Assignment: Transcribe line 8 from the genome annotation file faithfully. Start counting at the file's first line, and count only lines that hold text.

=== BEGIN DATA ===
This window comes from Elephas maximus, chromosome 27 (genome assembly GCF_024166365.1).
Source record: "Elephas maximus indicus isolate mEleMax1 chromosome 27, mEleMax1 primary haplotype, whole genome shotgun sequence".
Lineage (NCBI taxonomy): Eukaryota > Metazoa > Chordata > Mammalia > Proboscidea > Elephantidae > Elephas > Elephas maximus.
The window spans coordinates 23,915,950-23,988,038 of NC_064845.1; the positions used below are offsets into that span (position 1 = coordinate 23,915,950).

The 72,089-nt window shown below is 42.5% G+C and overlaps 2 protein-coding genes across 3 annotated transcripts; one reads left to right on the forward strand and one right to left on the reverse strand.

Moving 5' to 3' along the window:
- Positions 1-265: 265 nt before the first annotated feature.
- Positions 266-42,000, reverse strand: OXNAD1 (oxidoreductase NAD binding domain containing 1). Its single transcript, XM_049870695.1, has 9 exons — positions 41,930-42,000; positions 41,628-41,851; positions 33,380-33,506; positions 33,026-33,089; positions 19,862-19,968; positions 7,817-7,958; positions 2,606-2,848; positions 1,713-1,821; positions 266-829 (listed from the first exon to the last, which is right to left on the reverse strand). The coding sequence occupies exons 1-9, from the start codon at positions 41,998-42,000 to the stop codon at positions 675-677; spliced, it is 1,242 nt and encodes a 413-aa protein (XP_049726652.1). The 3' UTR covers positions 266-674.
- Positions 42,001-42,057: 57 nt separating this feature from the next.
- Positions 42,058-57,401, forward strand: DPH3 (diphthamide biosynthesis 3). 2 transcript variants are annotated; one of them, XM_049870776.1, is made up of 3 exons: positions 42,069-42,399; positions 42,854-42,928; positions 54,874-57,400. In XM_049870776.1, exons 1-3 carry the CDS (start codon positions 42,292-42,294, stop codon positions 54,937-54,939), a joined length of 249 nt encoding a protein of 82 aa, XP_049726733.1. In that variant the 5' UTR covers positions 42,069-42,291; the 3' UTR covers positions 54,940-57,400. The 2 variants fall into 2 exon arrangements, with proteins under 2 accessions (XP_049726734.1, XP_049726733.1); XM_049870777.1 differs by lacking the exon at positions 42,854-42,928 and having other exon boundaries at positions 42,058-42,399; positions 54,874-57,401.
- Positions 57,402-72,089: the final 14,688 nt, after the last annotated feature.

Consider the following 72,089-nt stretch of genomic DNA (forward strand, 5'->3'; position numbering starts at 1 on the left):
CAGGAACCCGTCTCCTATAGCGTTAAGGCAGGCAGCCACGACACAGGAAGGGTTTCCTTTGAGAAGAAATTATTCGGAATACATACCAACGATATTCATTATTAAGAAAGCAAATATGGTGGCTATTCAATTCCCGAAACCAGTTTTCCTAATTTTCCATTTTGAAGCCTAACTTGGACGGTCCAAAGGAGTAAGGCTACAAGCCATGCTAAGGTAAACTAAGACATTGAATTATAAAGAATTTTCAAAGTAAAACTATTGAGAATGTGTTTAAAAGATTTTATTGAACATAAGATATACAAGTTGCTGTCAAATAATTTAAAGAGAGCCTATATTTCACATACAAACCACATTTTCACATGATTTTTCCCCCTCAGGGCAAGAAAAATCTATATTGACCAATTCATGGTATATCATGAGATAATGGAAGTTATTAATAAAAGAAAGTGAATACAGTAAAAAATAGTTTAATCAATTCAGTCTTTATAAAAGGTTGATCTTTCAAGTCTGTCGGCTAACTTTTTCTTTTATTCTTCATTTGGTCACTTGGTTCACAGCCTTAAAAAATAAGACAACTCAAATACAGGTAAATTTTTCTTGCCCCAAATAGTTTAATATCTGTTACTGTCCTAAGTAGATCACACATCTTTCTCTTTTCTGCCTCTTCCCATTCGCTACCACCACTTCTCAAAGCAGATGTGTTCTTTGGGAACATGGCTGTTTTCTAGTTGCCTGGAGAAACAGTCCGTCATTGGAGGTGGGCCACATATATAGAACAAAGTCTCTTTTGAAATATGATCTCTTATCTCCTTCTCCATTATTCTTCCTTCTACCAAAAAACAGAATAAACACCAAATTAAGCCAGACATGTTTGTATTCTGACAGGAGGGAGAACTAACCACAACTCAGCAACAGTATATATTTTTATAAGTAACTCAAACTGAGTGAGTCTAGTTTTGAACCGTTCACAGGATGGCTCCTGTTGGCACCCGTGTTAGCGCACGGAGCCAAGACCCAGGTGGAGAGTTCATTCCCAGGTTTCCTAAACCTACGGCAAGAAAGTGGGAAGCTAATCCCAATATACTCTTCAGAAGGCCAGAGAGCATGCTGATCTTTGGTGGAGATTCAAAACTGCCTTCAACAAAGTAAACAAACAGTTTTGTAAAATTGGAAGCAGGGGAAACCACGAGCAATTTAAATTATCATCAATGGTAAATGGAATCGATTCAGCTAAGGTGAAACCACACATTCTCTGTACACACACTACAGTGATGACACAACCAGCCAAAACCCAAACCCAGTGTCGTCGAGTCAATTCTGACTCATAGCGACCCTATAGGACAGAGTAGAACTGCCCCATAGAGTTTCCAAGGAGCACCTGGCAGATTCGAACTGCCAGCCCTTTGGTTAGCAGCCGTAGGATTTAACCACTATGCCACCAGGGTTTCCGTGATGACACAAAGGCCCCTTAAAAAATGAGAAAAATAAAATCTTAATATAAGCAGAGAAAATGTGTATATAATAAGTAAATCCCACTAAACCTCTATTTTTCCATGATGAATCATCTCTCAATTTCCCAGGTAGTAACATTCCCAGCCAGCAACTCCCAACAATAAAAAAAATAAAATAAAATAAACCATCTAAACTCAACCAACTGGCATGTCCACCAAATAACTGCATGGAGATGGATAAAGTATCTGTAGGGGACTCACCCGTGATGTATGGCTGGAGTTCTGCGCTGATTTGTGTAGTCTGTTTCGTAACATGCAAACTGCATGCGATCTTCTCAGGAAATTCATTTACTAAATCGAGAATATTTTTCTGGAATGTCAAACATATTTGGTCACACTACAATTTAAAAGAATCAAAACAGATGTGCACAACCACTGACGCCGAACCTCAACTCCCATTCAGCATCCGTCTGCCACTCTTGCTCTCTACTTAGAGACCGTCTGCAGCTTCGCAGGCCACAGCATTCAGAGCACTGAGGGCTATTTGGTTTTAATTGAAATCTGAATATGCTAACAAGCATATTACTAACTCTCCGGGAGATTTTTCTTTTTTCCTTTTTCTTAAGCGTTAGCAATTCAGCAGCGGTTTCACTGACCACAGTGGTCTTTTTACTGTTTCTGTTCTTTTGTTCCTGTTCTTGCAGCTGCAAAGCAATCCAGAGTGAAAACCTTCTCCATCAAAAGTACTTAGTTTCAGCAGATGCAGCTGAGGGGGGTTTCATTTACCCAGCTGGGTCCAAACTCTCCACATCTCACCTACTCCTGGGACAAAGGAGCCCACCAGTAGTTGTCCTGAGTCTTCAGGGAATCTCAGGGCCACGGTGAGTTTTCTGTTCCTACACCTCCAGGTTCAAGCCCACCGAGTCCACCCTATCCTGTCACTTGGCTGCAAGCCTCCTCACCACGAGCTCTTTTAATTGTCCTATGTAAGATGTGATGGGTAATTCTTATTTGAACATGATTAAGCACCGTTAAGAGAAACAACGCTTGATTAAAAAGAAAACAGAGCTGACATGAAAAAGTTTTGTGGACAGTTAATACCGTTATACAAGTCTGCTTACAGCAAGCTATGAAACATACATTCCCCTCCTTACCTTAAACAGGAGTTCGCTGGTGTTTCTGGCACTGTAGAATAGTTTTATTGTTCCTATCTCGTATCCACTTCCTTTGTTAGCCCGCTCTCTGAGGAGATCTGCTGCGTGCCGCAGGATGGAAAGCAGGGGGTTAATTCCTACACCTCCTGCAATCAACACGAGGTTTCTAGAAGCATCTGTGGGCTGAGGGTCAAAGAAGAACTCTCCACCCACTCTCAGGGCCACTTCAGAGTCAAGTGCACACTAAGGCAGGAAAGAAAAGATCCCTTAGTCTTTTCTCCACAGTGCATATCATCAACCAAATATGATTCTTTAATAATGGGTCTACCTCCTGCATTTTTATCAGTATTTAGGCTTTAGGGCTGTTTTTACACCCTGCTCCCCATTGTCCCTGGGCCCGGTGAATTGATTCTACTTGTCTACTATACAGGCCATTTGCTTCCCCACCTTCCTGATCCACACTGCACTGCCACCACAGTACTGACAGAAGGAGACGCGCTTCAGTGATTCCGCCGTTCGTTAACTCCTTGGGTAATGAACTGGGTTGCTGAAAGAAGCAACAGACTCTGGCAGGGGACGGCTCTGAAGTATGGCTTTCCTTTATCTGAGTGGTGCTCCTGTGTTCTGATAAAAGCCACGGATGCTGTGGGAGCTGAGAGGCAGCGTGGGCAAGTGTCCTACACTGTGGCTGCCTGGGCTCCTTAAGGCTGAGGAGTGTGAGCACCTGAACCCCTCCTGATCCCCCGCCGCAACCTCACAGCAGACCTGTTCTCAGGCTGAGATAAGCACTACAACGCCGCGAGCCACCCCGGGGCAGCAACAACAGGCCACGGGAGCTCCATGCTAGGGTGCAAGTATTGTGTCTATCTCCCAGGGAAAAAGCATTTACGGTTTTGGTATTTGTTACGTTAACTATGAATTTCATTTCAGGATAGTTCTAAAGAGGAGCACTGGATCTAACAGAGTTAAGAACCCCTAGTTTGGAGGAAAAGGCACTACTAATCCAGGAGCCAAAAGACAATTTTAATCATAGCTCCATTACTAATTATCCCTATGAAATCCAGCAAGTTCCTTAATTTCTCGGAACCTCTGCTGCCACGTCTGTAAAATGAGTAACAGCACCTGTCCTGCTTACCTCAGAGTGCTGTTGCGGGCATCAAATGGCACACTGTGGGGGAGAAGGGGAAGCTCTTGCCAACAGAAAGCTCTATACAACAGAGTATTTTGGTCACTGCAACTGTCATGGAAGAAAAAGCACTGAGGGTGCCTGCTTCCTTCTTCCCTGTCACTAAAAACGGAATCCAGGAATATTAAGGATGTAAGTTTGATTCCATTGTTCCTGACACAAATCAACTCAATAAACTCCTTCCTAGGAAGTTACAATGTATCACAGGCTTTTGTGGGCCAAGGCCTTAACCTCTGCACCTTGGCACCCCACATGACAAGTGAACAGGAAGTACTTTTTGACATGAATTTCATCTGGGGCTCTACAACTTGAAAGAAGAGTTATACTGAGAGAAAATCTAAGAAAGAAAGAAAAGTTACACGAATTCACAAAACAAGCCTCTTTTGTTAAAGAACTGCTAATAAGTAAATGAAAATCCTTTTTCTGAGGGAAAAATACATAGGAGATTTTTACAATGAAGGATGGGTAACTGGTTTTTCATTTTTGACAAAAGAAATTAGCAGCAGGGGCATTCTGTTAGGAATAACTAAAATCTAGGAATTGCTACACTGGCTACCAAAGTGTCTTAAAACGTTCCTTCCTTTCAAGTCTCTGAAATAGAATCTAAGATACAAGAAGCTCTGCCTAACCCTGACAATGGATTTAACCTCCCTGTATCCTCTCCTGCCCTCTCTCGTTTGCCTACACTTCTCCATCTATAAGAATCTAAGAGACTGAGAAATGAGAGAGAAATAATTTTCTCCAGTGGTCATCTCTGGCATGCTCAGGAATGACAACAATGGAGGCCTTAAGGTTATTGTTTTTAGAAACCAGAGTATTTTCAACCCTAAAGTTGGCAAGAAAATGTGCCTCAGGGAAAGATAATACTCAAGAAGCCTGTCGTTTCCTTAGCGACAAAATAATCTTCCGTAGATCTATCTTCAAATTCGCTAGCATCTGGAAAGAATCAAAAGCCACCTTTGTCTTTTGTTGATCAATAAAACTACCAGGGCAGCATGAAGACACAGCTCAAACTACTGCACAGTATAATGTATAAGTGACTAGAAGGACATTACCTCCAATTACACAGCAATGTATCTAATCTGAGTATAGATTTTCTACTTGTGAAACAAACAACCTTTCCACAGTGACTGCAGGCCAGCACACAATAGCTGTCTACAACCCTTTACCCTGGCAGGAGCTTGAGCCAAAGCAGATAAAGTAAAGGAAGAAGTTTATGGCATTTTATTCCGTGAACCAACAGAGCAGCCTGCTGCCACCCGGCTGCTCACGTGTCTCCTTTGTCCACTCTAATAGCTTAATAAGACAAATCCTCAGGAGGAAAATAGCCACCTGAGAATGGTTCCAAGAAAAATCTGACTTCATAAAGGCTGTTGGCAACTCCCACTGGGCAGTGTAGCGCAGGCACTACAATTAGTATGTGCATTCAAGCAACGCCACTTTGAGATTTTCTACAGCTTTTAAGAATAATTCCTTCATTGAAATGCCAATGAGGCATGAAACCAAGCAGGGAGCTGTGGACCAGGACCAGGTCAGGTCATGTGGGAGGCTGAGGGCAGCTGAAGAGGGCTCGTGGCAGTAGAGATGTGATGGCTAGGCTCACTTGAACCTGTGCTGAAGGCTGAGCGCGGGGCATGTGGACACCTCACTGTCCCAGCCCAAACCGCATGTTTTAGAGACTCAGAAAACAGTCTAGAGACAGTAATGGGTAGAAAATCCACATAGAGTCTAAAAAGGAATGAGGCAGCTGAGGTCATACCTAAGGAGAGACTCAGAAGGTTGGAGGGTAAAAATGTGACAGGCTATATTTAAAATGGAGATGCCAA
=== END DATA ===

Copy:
- Positions 266-42,000, reverse strand: OXNAD1 (oxidoreductase NAD binding domain containing 1). Its single transcript, XM_049870695.1, has 9 exons — positions 41,930-42,000; positions 41,628-41,851; positions 33,380-33,506; positions 33,026-33,089; positions 19,862-19,968; positions 7,817-7,958; positions 2,606-2,848; positions 1,713-1,821; positions 266-829 (listed from the first exon to the last, which is right to left on the reverse strand). The coding sequence occupies exons 1-9, from the start codon at positions 41,998-42,000 to the stop codon at positions 675-677; spliced, it is 1,242 nt and encodes a 413-aa protein (XP_049726652.1). The 3' UTR covers positions 266-674.